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Restyled CBR600RR due for launch in August

Honda has confirmed what we already suspected – a restyled CBR600RR is to be launched on 21st August but it’s a visual and technological tweak rather than an out-and-out redesign for the age-old supersports model.

Able to trace its history directly back to the original ‘RR’ branded CBR600 of 2003, the new model still has a derivative of the same 599cc DOHC four-cylinder engine that debuted 18 years ago, bolted into a variation of the 2007-on version’s chassis. The suspension, wheels and brakes are all shared with the current generation, so don’t expect a revolution in terms of handling or performance.

Although Honda has released a teaser video and a couple of initial pictures of the bike, it hasn’t revealed any detailed specifications. We’re told by well-informed Japanese sources that the new model has been re-tuned to meet Euro4-equivalant emissions standards, extending the bike’s life in some markets, including Japan, but not enough to allow it to return to the European market which has now adopted more advanced Euro5 standards. The cost of making the CBR600RR meet Euro5 is considered prohibitive, and since European sales weren’t high enough to justify the upgrade to Euro4 back in 2016 when that standard was introduced over there, Honda is unlikely to have opted to invest even more to meet stricter Euro5 levels.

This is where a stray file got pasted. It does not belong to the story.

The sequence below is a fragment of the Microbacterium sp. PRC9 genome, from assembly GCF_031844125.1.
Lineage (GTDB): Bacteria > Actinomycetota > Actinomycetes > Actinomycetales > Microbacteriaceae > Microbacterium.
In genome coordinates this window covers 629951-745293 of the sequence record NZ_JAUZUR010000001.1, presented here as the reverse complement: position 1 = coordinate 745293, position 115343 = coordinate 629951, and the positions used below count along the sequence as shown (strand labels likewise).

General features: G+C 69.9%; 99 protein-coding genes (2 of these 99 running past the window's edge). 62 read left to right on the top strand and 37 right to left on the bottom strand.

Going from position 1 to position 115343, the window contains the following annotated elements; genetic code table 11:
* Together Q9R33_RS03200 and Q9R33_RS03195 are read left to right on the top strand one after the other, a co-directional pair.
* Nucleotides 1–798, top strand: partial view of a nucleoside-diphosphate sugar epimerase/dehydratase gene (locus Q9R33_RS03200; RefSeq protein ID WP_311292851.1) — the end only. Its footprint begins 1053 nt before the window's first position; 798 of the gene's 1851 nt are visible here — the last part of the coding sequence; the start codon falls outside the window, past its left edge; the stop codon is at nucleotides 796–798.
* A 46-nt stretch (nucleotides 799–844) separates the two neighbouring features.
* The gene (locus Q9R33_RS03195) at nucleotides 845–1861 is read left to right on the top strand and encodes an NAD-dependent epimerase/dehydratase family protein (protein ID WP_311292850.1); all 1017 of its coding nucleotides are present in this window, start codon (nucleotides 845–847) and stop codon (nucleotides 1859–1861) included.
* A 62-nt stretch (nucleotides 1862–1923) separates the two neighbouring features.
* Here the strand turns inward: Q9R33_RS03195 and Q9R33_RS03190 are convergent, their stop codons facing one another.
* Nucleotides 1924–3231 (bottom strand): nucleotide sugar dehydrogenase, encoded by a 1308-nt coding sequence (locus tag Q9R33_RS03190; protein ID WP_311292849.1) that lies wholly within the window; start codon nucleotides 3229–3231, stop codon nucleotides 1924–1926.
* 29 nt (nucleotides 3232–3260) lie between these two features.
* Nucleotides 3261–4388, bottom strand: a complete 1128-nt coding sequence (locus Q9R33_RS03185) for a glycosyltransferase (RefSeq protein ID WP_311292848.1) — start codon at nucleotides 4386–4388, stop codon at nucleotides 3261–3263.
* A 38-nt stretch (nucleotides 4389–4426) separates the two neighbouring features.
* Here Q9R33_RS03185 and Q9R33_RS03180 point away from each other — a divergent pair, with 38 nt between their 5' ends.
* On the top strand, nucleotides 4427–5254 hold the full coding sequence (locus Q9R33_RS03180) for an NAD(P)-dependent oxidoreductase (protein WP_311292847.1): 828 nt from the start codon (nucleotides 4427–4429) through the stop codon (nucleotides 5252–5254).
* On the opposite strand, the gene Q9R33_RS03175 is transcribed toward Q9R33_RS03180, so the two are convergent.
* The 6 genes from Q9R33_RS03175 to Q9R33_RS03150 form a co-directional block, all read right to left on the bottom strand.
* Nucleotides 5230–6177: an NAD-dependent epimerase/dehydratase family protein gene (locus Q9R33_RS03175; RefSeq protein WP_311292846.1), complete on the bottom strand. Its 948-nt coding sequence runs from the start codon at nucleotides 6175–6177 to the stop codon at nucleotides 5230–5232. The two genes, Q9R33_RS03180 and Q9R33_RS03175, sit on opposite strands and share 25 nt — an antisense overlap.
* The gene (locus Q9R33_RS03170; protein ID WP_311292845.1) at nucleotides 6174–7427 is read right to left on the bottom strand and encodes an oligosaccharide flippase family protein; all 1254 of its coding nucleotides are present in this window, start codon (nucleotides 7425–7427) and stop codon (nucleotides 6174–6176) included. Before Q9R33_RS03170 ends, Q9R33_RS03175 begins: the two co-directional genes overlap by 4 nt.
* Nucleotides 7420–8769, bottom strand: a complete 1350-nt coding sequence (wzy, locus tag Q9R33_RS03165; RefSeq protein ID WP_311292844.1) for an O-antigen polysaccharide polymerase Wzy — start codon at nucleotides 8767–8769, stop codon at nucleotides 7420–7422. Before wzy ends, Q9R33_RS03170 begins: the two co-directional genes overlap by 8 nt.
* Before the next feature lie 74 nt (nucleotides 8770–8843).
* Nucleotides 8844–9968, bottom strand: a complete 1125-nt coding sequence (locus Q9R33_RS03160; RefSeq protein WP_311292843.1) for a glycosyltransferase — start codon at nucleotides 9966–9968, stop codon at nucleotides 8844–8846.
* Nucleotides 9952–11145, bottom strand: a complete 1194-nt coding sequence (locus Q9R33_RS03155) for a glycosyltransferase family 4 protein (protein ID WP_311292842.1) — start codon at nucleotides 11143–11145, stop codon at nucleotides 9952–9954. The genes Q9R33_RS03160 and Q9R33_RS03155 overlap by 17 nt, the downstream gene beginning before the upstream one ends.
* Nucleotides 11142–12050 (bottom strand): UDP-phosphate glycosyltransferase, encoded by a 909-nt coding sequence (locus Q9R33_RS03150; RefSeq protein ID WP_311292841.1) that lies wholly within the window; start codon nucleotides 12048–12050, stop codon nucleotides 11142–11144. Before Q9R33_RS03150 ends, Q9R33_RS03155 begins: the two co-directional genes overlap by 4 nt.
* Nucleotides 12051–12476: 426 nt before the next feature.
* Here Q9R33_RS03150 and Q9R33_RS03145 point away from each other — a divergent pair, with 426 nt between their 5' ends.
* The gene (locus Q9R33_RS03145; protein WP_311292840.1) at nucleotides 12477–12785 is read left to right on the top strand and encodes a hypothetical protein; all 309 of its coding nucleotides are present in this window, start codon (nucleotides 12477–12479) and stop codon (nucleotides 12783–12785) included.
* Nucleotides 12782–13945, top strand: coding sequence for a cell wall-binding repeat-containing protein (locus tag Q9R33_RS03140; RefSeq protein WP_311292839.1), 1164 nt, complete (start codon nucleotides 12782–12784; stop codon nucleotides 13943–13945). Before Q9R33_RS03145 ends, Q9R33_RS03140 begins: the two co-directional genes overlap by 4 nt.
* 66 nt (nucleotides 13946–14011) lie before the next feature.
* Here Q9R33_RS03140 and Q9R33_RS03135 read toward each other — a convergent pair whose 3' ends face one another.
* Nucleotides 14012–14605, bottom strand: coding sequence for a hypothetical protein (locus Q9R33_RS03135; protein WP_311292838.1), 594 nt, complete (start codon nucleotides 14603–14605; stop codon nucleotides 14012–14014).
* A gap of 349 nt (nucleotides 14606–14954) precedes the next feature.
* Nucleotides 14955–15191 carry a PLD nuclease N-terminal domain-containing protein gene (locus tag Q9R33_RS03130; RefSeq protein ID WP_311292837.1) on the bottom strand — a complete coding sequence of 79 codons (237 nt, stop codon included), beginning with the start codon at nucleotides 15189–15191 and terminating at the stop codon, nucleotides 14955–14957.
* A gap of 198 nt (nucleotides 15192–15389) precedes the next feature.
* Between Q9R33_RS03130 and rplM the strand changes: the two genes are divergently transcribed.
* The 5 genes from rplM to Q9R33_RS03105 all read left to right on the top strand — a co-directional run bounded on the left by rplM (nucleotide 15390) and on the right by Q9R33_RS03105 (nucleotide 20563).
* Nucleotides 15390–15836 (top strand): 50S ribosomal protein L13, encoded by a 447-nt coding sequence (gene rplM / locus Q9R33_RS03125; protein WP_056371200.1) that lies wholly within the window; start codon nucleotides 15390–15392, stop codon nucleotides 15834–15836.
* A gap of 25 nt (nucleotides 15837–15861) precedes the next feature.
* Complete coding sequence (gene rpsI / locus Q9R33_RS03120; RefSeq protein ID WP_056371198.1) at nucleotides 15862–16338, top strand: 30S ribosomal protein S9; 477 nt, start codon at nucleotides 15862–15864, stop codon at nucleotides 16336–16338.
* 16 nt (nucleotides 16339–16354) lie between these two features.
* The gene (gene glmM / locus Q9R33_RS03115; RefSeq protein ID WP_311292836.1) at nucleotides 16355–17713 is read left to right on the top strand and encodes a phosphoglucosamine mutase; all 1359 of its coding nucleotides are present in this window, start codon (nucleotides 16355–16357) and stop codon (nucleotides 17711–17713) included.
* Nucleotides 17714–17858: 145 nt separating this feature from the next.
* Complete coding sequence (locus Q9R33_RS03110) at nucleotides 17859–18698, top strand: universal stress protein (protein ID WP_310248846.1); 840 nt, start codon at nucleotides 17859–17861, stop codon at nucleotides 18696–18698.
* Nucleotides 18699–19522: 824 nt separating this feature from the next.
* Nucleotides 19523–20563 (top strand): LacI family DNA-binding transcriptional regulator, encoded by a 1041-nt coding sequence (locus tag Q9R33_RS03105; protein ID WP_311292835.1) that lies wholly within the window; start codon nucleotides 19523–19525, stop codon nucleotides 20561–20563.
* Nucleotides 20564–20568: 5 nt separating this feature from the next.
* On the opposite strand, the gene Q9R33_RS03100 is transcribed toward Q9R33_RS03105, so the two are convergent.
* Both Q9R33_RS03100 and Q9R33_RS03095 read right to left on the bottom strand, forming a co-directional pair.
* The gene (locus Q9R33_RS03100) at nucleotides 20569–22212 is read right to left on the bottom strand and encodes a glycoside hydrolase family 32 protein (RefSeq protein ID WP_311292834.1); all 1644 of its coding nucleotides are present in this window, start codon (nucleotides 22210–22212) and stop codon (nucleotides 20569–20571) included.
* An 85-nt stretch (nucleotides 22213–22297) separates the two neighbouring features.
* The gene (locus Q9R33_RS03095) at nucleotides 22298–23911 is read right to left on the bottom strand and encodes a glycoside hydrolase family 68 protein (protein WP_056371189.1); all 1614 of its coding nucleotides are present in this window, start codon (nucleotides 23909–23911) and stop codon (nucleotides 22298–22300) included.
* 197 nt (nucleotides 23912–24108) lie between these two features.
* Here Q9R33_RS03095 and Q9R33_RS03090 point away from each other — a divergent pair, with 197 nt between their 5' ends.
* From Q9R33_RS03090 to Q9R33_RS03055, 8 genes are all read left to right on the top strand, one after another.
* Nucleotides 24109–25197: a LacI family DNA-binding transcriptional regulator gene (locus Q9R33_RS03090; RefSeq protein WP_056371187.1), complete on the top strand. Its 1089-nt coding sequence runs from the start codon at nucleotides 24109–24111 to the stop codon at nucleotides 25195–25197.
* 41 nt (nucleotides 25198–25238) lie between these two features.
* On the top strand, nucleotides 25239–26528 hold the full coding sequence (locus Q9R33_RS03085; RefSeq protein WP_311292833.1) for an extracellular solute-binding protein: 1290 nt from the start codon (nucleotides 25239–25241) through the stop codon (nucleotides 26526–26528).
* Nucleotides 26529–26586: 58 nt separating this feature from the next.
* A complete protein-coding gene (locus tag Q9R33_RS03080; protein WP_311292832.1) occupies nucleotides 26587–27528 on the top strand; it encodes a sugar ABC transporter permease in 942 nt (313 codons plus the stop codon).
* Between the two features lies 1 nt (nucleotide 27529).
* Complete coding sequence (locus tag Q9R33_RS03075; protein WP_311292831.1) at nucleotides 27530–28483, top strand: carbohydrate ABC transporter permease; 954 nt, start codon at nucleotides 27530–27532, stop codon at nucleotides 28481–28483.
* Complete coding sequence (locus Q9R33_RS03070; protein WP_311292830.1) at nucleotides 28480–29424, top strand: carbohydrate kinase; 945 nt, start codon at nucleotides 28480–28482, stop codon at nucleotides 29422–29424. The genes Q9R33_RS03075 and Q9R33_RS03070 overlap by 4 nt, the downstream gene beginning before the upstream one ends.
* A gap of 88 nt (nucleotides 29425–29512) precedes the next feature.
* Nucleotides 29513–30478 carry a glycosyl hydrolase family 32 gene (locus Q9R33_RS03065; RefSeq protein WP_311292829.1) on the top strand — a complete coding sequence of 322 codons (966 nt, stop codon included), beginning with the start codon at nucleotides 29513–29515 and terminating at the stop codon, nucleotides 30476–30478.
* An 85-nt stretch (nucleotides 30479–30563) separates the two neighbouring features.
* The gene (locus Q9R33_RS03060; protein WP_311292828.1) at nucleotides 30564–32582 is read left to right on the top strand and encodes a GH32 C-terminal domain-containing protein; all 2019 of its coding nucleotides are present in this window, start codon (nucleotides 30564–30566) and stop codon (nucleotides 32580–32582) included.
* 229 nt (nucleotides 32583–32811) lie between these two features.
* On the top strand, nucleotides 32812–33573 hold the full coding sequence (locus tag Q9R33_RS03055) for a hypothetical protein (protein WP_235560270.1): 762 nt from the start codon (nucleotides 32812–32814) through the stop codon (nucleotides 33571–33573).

The visual changes to the CBR600RR clearly give it a connection to the latest CBR1000RR-R, although it doesn’t join its big brother in gaining an additional ‘R’ in its name. The addition of winglets mean it’s the first four-cylinder 600cc supersports model to jump on the downforce bandwagon, but the decision to stick with the existing, and rather outdated, under-seat exhaust shows that Honda’s investment in the new model has been limited.

Technology is relatively cheap, though, so Honda has added a whole raft of electronics to the CBR. It was already an early-adopter of ABS brakes, which first appeared on the 2009 version, but the CBR600RR has lagged behind in terms of traction control, riding modes and the endless setup options that have become a hallmark of modern bikes over the last few years. A new LCD dashboard, revealed in Honda’s own teaser video for the bike, includes indications of riding modes, as well as revealing a 15,000rpm redline that matches that of the current model.

Our Japanese sources say that the engine’s power is slightly reduced by its Euro4 retune, with a peak of around 85kW. That’s around 10kW less that Kawasaki’s 636cc, Euro4-compliant ZX-6R  and a couple of kW under the peak of Yamaha’s YZF-R6. They also reveal that Honda currently considers the 2021 bike to be the CBR600RR’s swansong, with no further development scheduled.